A joke becomes a dream come true for a girl named Whitney

Maramis Choufani is the Managing Editor of the Las Vegas Tribune.

ON A PERSONAL NOTE/By Maramis

Maramis Choufani is the Managing Editor of the Las Vegas Tribune.

Many teenage girls dream of being the homecoming queen while in high school. On the other hand, no one ever dreams of being the butt of a major joke that is intended to be just one more way for her pedantic or predatory peers to pull a fast one on her and make her life even more miserable than all the bullying they had subjected her to up to this time.
Whitney Kropp, a somewhat different Ogemaw Heights high school student who stood out from her crowd in some ways, just as any teenage girl should be free to do, was nominated for Homecoming Queen. Whitney didn’t blend in with the other girls since she was somewhat eccentric with her hair color and even the music that she listened to, which made it easier for all the other girls to bully her by nominating her for that honor as just a big joke.
Because of her differences, Whitney was used to being bullied, and she often had thoughts of suicide. Her bullies, like most bullies, never give any thought to what they’re doing and often keep it up throughout all their time in high school if nothing intervenes to stop it. And in Whitney’s case, this could have been the last straw. Once she knew it was a prank, it led her to have those thoughts of suicide once again.
She discovered the so-called prank (the heaviest act of bullying that her classmates had thus far pulled on her) by hearing her nomination announced over the school’s loudspeaker and at the same time also
heard several of her classmates giggling over the announcement. She turned inward once again, feeling less than acceptable to the world at large and to her classmates in particular.
One would have to think that those who bully others either have no idea how absolutely devastating such bullying can be or else they are heartless individuals who relish the idea of hurting, embarrassing, or ridiculing others for the strange sense of joy it gives them. Since I doubt that most teenagers are really that deliberately cruel, not without the basic group of their peers egging them on and encouraging them to do it to be part of the team, the in-crowd (or whatever they’re calling the in-crowd these days), I’d say they’re mostly insensitive and thoughtless. While they may know that some of those
who are bullied often turn to suicide because it affects them THAT much, they likely can’t believe that the things they are doing could lead to that kind of an outcome.
Bullying in any school (hopefully still today) usually leads to holding an assembly for the entire school and presenting some kind of program that shows what bullying looks like, how it feels, and what
every student can do to stop it in its tracks. And schools have had good luck with those programs, helping to bring the suicide rates — that have the parents wondering why they didn’t even know their child was so depressed — way down.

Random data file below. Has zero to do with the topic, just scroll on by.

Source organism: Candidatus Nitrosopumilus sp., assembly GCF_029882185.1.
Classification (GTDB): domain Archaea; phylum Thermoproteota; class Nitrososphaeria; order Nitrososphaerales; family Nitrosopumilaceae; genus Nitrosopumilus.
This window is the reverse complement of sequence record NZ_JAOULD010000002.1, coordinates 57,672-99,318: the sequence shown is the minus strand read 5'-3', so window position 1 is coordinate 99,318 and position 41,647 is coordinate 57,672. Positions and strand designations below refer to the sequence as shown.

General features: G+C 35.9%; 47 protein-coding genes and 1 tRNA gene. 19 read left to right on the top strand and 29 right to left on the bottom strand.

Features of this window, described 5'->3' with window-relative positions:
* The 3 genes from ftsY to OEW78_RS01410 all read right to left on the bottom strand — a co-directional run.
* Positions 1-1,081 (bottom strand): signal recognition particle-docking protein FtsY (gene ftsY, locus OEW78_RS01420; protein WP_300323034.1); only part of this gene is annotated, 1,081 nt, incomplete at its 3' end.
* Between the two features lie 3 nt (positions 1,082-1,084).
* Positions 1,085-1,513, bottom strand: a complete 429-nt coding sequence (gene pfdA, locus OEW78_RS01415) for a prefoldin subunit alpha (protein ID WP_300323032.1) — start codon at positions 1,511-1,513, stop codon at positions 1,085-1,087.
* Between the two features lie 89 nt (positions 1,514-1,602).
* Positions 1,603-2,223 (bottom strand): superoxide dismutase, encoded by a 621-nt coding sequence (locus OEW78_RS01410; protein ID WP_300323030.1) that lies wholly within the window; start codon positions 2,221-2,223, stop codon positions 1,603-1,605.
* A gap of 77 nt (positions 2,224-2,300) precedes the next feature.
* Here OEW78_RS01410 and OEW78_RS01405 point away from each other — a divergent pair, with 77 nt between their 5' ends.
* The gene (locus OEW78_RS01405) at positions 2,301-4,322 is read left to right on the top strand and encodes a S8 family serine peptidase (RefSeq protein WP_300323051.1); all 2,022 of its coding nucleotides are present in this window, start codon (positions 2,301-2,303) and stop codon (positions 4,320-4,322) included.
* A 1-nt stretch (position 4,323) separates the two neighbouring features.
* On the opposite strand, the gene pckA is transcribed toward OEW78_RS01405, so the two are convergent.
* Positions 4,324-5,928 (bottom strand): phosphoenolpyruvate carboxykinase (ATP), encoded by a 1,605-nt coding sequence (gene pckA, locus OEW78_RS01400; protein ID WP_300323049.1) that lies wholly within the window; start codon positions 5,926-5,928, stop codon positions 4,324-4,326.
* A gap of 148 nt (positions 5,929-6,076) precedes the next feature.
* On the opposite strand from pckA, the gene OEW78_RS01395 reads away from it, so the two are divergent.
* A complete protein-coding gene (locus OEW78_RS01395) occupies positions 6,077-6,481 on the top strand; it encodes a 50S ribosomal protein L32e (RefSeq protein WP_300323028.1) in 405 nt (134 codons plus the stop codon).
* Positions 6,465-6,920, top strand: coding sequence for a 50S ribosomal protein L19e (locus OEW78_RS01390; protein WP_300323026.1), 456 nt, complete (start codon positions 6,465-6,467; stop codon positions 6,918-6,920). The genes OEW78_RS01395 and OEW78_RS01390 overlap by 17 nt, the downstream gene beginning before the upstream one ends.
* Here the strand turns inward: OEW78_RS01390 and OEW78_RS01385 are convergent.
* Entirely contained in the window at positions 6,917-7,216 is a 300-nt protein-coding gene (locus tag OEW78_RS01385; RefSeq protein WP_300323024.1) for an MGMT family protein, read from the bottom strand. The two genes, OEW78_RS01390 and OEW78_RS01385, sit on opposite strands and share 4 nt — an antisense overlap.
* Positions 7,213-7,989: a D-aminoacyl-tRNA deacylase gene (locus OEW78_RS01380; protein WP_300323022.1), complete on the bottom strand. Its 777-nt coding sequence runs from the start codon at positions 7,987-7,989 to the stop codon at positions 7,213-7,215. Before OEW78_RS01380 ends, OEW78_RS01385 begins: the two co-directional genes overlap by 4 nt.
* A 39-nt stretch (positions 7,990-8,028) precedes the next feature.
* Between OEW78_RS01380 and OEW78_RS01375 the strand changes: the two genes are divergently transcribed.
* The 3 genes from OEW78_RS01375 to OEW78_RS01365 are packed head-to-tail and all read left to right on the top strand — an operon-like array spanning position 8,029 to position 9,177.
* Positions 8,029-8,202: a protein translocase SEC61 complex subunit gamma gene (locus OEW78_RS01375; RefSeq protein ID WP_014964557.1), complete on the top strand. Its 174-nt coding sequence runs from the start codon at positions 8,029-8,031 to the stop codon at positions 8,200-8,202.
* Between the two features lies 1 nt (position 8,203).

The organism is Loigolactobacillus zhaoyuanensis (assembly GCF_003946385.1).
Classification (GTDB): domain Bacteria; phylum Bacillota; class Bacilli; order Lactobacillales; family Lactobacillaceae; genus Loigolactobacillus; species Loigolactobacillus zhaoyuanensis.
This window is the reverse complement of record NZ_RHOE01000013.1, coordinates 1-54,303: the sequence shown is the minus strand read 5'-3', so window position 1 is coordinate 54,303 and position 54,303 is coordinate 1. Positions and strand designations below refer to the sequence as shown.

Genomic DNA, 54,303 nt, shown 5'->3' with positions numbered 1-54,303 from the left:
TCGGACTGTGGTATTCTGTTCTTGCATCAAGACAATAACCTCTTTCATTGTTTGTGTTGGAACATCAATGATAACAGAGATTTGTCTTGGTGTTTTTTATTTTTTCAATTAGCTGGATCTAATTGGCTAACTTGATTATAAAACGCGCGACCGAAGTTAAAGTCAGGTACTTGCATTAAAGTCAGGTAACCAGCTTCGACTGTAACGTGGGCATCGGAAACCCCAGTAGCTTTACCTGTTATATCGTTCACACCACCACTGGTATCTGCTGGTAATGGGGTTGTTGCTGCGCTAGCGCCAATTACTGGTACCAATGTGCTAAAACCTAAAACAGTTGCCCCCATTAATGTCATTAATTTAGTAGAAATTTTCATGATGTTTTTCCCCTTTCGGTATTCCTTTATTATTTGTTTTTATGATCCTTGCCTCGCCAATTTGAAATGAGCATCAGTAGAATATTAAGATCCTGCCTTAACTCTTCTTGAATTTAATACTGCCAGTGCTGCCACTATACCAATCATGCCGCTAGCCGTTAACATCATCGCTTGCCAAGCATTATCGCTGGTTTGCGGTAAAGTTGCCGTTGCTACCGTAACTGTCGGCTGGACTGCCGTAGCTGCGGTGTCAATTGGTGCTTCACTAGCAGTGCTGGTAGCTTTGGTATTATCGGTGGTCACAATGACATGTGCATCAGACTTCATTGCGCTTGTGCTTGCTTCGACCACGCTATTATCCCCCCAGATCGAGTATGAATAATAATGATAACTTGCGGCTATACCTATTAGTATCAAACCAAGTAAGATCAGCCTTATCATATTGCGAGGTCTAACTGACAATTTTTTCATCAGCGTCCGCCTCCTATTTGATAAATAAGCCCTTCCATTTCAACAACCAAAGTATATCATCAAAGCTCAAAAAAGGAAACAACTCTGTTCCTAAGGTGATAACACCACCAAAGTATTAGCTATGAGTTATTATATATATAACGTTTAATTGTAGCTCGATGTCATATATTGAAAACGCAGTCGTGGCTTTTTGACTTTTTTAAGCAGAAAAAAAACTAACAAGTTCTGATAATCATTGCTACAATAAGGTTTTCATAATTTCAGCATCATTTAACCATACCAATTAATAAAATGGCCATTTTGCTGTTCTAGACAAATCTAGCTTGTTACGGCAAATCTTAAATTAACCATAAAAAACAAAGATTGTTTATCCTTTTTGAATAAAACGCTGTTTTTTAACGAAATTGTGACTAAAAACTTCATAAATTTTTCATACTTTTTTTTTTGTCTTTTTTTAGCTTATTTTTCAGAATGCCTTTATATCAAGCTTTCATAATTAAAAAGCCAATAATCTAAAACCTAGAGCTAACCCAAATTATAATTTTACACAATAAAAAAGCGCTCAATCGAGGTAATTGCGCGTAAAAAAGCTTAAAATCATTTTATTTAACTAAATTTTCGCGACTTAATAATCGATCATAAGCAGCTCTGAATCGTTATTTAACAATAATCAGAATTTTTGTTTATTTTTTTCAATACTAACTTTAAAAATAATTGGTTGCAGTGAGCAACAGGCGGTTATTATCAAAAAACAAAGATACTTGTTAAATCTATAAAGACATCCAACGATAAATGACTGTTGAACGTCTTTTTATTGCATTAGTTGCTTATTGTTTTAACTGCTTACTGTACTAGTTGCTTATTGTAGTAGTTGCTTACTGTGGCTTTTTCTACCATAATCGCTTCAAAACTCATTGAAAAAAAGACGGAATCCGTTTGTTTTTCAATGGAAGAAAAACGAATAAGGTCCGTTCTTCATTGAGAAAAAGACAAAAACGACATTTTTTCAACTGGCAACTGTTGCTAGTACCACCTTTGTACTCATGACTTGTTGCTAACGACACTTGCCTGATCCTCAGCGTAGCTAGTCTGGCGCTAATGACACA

But Whitney was fortunate. She not only told her parents and the other members of her family, but they went into action on social media and told everyone they could what her classmates had done to her. Soon there were many hundreds of people out there who rallied ‘round her, supporting her in sticking with the nomination for homecoming queen.
There was one who offered her a makeover and a new hairstyle, someone who offered her a dress for the occasion, and even a chauffeured limo to get her to the game, to say nothing of all her supporters who were planning to show up at the game (the coronation for the homecoming queen takes place at halftime) to show their support.
What started out as an ill-will act of blatant bullying because Whitney was somewhat different, turned out to be the best thing that could have happened to her. Not only did the bullying stop, but it called great attention to the subject of bullying that many students have had to suffer over the years, and gave her a day she would never forget.
Aren’t those who give the shots supposed to be careful enough to give the correct shot?
A conscientious mother in Maryland took her 4-year-old daughter to her local pharmacy for the seasonal flu shot and accidentally was given the first dose of the COVID-19 vaccine instead, by mistake.
The person who administered the Pfizer vaccine was a Walgreens pharmacist. While a Walgreens spokesperson stated that patient safety is the company’s top priority, and apologies had been made to the parents of the child (and perhaps other arrangements were made as well), and the good news about this error is that while this drug has not yet been approved by the FDA for children under 12, their
“multi-step vaccination procedure includes several safety checks to minimize the chance of human error. We’ve recently reviewed this process with our pharmacy staff in order to prevent a future
occurrence,” the spokesperson said. But the best good news is that the child is doing well, with no bad reaction to the shot.
Please let this “accident” be a lesson for all those who get shots for themselves or especially for their children: While trusting the people with the needle, give it that one little extra safety check by asking
to read the label on the bottle yourself. It takes maybe two seconds and will put your mind more at ease and certainly will make the person with the needle feel more confident as well!
* * * * *
Maramis Choufani is the Managing Editor of the Las Vegas Tribune. She writes a weekly column in this newspaper. To contact Maramis, email her at maramistribune@gmail.com.

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